Guerrilla Girls Take Arizona, Bring Art Activism And Gorilla Masks To SMOCA
They call themselves “the conscience of the art world.”
The Guerilla Girls have been using humor and facts to challenge museum directors and gallery owners around the world about the lack of diversity in their art collections for 30 years.
On Friday, they’ll be bringing that message to Tempe. Käthe Kollwitz, one of the group’s founding members, is giving a free lecture on ASU’s Tempe campus Friday. On Saturday, she’s hosting an Art and Activism Workshop at the Scottsdale Museum of Contemporary Art.
Kollwitz, though, is not her real name. Since the Guerrilla Girls were founded in 1985, they’ve all remained anonymous.
Every time they appear, they wear gorilla masks and all black, and they only identify themselves by pseudonyms of dead women artists. Kathe Kollwitz was a German artist who was active in politics in the early 1900s.
“We formed with this new idea about how to do political art – very in your face, facts, humor,” she said. “We started putting posters up on the streets of New York City about the really sad state of utter discrimination in the art world, where women artists and artists of color could barely get their work shown in galleries and museums.”
And, since the New York art world was such a tight-knit community, Kollwitz said, they originally chose to be anonymous because they didn’t want it to hurt the work they were doing as artists under their real names.
“But, we almost immediately realized that the delicious secret of who we might be was a fantastic thing for the Guerrilla Girls,” Kollwitz said. “So, it’s one of the secrets of our success.”
The Guerrilla Girls are most famous for activist projects like putting up a billboard outside of the Metropolitan Museum of Art in New York that says, “Do women have to be naked to get into the Met. Museum?”
Because, as the billboard pointed out, they’ll point out less than 5 percent of the artists in the modern art sections there are women, but 85 percent of the nudes are female.
From the beginning, the Guerrilla Girls have used humor and facts to tackle the art world, which Kollwitz said has helped them get through to people.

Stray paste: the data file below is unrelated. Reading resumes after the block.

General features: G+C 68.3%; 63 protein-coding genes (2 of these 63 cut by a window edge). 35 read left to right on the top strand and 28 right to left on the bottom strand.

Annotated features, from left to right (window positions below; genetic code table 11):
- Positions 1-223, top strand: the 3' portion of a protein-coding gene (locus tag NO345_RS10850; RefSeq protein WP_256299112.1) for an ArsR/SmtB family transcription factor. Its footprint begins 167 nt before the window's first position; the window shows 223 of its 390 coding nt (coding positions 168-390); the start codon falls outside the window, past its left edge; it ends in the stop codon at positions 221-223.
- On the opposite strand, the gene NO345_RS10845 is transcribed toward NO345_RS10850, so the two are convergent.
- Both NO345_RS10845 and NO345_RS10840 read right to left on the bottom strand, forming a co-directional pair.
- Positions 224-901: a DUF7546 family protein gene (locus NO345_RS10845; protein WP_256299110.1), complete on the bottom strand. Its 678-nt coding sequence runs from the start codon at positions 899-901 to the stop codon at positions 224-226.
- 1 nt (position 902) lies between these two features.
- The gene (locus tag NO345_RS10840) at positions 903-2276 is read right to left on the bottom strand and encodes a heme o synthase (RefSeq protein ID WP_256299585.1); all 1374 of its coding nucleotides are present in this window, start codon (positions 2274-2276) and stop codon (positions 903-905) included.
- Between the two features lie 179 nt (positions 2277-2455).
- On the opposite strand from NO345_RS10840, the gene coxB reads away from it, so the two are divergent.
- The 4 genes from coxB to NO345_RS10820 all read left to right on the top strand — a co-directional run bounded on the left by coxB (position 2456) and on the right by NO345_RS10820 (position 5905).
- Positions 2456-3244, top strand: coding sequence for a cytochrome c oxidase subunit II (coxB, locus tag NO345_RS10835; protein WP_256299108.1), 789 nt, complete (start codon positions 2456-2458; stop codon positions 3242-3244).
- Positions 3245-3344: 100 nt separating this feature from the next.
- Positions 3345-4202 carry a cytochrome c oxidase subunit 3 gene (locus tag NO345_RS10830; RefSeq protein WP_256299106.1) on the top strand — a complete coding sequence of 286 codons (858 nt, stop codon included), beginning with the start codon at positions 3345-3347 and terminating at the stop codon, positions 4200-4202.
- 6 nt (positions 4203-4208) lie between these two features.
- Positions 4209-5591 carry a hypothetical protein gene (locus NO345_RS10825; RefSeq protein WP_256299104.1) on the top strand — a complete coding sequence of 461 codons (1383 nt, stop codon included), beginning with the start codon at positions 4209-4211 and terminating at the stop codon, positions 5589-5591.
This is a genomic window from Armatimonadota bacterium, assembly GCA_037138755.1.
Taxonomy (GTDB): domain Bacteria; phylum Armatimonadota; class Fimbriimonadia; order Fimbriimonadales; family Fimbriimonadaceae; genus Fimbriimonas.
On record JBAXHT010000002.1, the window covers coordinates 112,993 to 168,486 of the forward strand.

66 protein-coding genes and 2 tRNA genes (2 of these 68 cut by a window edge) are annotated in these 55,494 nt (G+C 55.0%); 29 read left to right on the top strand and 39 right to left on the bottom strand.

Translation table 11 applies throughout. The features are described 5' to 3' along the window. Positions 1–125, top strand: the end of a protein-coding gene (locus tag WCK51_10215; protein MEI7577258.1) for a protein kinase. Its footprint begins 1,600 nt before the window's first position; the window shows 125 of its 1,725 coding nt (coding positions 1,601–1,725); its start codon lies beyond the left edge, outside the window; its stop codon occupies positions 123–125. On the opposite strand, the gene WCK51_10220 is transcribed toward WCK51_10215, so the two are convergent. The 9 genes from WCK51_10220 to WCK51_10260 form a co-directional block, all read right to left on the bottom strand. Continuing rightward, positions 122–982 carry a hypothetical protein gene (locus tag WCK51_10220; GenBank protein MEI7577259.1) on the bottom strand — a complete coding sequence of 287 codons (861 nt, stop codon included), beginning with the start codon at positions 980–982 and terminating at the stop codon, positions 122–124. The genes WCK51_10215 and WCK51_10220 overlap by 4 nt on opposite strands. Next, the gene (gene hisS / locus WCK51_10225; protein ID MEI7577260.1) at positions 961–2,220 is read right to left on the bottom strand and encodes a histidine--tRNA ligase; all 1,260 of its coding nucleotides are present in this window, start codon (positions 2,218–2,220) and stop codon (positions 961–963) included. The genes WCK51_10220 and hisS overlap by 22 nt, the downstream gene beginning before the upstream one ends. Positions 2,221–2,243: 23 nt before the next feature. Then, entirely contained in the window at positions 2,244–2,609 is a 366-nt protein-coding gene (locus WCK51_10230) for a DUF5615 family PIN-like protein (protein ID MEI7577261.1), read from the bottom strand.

“If you can get someone to laugh at an issue who doesn’t agree with you, you might get them to see something differently and change their minds,” she said.
And, she said, after doing work like this for decades, it’s clear that many museums today want to do better when it comes to presenting work from a more diverse group of artists.
“Museums are stuck with their collections,” she said, “and since the only valuable artists … before about 40 years ago or so were male artists, museums have these collections of mostly white male art.”
Today, their work is featured in many museums, such as the Tate Modern in London, but Kollwitz said they always reserve the right to protest any museum, including the ones that exhibit their work.
The more their work is shown in museums, the more people they hear from whose perspectives are changed by seeing their work.
“We get these emails from people,” she said, “because they went into the museum thinking art was a meritocracy and whatever was in there was the best stuff. And they go out thinking, ‘Wow, I should pay attention to what the makeup of the museum is.'”
That doesn’t make you dislike art, it just expands your view of what art should be, she said.
“If a museum doesn’t include the entire story of our culture, it’s not preserving history,” she said. “It’s just preserving the tastes of the rich and powerful.”